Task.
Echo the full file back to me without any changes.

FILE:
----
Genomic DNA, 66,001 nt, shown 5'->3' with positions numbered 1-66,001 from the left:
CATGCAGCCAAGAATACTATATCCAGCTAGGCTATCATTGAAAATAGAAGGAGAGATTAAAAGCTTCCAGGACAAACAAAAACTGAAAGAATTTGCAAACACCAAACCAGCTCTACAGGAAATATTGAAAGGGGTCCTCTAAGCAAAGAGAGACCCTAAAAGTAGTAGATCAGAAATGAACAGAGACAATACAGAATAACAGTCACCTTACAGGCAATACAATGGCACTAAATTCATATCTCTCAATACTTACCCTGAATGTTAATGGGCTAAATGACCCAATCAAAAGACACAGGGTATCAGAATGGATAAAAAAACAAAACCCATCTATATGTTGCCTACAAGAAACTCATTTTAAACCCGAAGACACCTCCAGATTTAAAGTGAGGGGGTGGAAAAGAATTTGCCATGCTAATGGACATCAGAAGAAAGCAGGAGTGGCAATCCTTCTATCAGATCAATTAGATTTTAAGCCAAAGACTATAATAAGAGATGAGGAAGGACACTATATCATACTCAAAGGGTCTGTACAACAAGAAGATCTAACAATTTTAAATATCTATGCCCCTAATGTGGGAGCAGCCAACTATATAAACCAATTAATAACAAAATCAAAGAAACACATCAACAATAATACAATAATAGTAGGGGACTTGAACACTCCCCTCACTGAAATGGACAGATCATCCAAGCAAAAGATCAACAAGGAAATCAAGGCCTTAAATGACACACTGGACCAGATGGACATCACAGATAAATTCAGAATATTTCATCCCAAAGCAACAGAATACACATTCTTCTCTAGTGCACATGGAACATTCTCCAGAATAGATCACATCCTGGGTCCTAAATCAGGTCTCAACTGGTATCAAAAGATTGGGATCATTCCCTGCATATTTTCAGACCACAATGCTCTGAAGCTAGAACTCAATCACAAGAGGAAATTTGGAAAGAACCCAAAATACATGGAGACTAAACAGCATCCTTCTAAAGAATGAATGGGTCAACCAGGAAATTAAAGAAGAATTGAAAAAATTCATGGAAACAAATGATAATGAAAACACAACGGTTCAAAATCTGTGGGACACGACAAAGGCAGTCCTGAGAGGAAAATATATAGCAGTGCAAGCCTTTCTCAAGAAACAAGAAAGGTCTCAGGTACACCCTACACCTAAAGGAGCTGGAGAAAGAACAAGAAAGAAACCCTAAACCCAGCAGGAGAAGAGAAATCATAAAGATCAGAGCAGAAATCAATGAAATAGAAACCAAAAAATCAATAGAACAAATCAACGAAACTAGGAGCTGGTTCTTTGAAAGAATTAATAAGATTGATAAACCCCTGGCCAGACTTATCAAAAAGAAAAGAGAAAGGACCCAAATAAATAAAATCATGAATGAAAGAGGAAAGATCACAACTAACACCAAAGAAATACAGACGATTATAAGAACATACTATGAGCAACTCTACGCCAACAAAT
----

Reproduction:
Genomic DNA, 66,001 nt, shown 5'->3' with positions numbered 1-66,001 from the left:
CATGCAGCCAAGAATACTATATCCAGCTAGGCTATCATTGAAAATAGAAGGAGAGATTAAAAGCTTCCAGGACAAACAAAAACTGAAAGAATTTGCAAACACCAAACCAGCTCTACAGGAAATATTGAAAGGGGTCCTCTAAGCAAAGAGAGACCCTAAAAGTAGTAGATCAGAAATGAACAGAGACAATACAGAATAACAGTCACCTTACAGGCAATACAATGGCACTAAATTCATATCTCTCAATACTTACCCTGAATGTTAATGGGCTAAATGACCCAATCAAAAGACACAGGGTATCAGAATGGATAAAAAAACAAAACCCATCTATATGTTGCCTACAAGAAACTCATTTTAAACCCGAAGACACCTCCAGATTTAAAGTGAGGGGGTGGAAAAGAATTTGCCATGCTAATGGACATCAGAAGAAAGCAGGAGTGGCAATCCTTCTATCAGATCAATTAGATTTTAAGCCAAAGACTATAATAAGAGATGAGGAAGGACACTATATCATACTCAAAGGGTCTGTACAACAAGAAGATCTAACAATTTTAAATATCTATGCCCCTAATGTGGGAGCAGCCAACTATATAAACCAATTAATAACAAAATCAAAGAAACACATCAACAATAATACAATAATAGTAGGGGACTTGAACACTCCCCTCACTGAAATGGACAGATCATCCAAGCAAAAGATCAACAAGGAAATCAAGGCCTTAAATGACACACTGGACCAGATGGACATCACAGATAAATTCAGAATATTTCATCCCAAAGCAACAGAATACACATTCTTCTCTAGTGCACATGGAACATTCTCCAGAATAGATCACATCCTGGGTCCTAAATCAGGTCTCAACTGGTATCAAAAGATTGGGATCATTCCCTGCATATTTTCAGACCACAATGCTCTGAAGCTAGAACTCAATCACAAGAGGAAATTTGGAAAGAACCCAAAATACATGGAGACTAAACAGCATCCTTCTAAAGAATGAATGGGTCAACCAGGAAATTAAAGAAGAATTGAAAAAATTCATGGAAACAAATGATAATGAAAACACAACGGTTCAAAATCTGTGGGACACGACAAAGGCAGTCCTGAGAGGAAAATATATAGCAGTGCAAGCCTTTCTCAAGAAACAAGAAAGGTCTCAGGTACACCCTACACCTAAAGGAGCTGGAGAAAGAACAAGAAAGAAACCCTAAACCCAGCAGGAGAAGAGAAATCATAAAGATCAGAGCAGAAATCAATGAAATAGAAACCAAAAAATCAATAGAACAAATCAACGAAACTAGGAGCTGGTTCTTTGAAAGAATTAATAAGATTGATAAACCCCTGGCCAGACTTATCAAAAAGAAAAGAGAAAGGACCCAAATAAATAAAATCATGAATGAAAGAGGAAAGATCACAACTAACACCAAAGAAATACAGACGATTATAAGAACATACTATGAGCAACTCTACGCCAACAAAT